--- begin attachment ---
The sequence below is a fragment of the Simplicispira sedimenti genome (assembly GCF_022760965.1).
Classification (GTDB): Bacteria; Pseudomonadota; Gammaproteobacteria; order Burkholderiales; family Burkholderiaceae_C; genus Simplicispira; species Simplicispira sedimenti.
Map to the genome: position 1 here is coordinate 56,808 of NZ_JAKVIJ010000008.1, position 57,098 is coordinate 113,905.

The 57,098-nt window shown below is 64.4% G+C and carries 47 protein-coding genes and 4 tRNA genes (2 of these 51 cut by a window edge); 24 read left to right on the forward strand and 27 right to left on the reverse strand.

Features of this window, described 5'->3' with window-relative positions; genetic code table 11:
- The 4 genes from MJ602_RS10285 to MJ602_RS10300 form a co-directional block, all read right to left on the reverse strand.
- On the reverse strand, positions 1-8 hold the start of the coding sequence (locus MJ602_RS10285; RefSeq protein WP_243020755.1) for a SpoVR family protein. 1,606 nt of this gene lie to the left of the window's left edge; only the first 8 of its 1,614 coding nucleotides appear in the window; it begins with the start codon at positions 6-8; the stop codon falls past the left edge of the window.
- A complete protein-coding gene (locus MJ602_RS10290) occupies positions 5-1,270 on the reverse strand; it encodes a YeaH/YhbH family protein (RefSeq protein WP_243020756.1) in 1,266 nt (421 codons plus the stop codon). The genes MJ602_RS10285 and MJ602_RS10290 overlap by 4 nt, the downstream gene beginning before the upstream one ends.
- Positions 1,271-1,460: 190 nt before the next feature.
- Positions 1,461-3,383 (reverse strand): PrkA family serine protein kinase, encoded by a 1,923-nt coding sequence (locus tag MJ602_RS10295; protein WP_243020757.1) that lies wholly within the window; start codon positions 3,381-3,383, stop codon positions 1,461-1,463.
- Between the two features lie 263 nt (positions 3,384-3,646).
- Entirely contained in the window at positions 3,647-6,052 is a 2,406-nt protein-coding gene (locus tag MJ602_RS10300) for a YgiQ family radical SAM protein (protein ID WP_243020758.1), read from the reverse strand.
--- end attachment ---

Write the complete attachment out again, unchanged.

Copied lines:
The sequence below is a fragment of the Simplicispira sedimenti genome (assembly GCF_022760965.1).
Classification (GTDB): Bacteria; Pseudomonadota; Gammaproteobacteria; order Burkholderiales; family Burkholderiaceae_C; genus Simplicispira; species Simplicispira sedimenti.
Map to the genome: position 1 here is coordinate 56,808 of NZ_JAKVIJ010000008.1, position 57,098 is coordinate 113,905.

The 57,098-nt window shown below is 64.4% G+C and carries 47 protein-coding genes and 4 tRNA genes (2 of these 51 cut by a window edge); 24 read left to right on the forward strand and 27 right to left on the reverse strand.

Features of this window, described 5'->3' with window-relative positions; genetic code table 11:
- The 4 genes from MJ602_RS10285 to MJ602_RS10300 form a co-directional block, all read right to left on the reverse strand.
- On the reverse strand, positions 1-8 hold the start of the coding sequence (locus MJ602_RS10285; RefSeq protein WP_243020755.1) for a SpoVR family protein. 1,606 nt of this gene lie to the left of the window's left edge; only the first 8 of its 1,614 coding nucleotides appear in the window; it begins with the start codon at positions 6-8; the stop codon falls past the left edge of the window.
- A complete protein-coding gene (locus MJ602_RS10290) occupies positions 5-1,270 on the reverse strand; it encodes a YeaH/YhbH family protein (RefSeq protein WP_243020756.1) in 1,266 nt (421 codons plus the stop codon). The genes MJ602_RS10285 and MJ602_RS10290 overlap by 4 nt, the downstream gene beginning before the upstream one ends.
- Positions 1,271-1,460: 190 nt before the next feature.
- Positions 1,461-3,383 (reverse strand): PrkA family serine protein kinase, encoded by a 1,923-nt coding sequence (locus tag MJ602_RS10295; protein WP_243020757.1) that lies wholly within the window; start codon positions 3,381-3,383, stop codon positions 1,461-1,463.
- Between the two features lie 263 nt (positions 3,384-3,646).
- Entirely contained in the window at positions 3,647-6,052 is a 2,406-nt protein-coding gene (locus tag MJ602_RS10300) for a YgiQ family radical SAM protein (protein ID WP_243020758.1), read from the reverse strand.